The art of punctuation – review

June 27, 2008

The art of punctuation by Noah Lukeman (Oxford University Press, ISBN 978-0-19-861454-8)

Who is it for? Everyone-teachers and students

What is it about? Lukeman sets out to explain the use of the punctuation marks in English. After the introduction, each chapter is divided into parts: How to use it; Danger of overuse; How to underuse it; Danger of underuse; Context; What your use of the punctuation mark reveals about you; and End of chapter exercises.

While this may sound similar to Lynn Truss’s Eat, shoots and leaves, his approach is quite different and worth a place alongside Truss on your bookshelf (professional and personal).

How can it be used? The beauty of Lukeman’s book is that he (largely) avoids prescriptive rules and settles instead for a much more creative approach. As he states: ‘Punctuation is often discussed … as a way of facilitating what you want to say. Rarely is it pondered as a medium for artistic expression, as a means of impacting on the content (in a way that) it achieves symbiosis with the narration, style, viewpoint, and even the plot itself’. This belief permeates the entire book, making it useful and inspiring for English teachers. The inclusion of exercises is also helpful-and not nearly as old-fashioned as it might sound. Instead, he offers a workshop approach to the improvement of punctuation use in creative writing.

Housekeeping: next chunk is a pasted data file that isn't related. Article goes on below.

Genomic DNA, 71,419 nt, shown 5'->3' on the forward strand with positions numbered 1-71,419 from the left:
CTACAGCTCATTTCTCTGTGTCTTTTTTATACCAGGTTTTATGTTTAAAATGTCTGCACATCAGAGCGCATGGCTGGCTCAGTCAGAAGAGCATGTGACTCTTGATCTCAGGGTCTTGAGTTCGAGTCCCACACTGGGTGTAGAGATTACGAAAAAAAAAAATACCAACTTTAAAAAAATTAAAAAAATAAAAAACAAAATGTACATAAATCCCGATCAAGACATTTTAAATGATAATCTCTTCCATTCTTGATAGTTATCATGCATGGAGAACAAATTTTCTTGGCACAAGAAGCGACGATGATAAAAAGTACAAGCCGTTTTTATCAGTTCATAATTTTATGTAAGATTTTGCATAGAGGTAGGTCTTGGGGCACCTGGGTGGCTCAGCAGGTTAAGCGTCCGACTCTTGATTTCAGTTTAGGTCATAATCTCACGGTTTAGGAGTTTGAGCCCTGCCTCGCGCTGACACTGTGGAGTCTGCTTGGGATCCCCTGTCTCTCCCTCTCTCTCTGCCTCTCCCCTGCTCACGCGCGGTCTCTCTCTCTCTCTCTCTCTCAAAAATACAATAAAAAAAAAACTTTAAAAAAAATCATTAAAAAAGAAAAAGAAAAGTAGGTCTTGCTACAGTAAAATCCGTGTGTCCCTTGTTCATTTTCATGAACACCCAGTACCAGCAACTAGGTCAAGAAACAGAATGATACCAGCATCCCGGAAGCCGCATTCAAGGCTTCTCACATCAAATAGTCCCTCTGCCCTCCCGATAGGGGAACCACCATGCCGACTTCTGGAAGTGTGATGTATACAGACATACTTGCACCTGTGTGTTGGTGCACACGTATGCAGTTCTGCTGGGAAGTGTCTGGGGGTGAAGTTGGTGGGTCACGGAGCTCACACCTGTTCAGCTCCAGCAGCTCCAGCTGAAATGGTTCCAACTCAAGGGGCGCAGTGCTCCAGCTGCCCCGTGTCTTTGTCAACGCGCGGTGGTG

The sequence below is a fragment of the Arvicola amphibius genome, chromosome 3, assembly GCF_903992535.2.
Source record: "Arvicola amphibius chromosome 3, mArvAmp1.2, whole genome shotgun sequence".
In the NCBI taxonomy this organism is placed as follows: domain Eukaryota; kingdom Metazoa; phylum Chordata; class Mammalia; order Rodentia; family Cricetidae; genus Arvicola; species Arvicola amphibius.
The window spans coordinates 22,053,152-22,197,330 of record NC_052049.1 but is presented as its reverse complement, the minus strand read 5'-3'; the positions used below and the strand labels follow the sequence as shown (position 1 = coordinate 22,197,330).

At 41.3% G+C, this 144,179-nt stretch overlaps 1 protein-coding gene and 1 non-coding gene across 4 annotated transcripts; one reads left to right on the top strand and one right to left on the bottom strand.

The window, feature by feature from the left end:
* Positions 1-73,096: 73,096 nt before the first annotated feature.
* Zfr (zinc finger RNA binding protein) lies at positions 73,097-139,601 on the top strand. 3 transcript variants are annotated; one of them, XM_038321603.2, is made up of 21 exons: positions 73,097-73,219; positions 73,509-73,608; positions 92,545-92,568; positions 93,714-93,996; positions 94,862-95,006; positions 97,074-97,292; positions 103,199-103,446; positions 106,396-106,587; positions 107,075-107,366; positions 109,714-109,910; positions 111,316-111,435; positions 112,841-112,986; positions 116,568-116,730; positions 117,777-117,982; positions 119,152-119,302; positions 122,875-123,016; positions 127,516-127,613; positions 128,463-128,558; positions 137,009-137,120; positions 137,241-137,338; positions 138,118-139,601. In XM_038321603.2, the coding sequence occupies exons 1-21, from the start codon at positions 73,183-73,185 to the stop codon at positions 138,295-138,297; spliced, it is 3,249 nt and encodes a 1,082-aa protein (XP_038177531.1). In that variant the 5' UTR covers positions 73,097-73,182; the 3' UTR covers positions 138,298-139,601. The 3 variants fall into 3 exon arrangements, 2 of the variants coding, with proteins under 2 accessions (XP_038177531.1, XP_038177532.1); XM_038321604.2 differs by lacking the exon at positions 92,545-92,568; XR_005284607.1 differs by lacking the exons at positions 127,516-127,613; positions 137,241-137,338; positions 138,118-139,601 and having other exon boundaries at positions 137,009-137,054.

Overall, you may not agree with everything he says (I certainly didn’t), but Lukeman has written a book that many teachers will find enriches their teaching of English.

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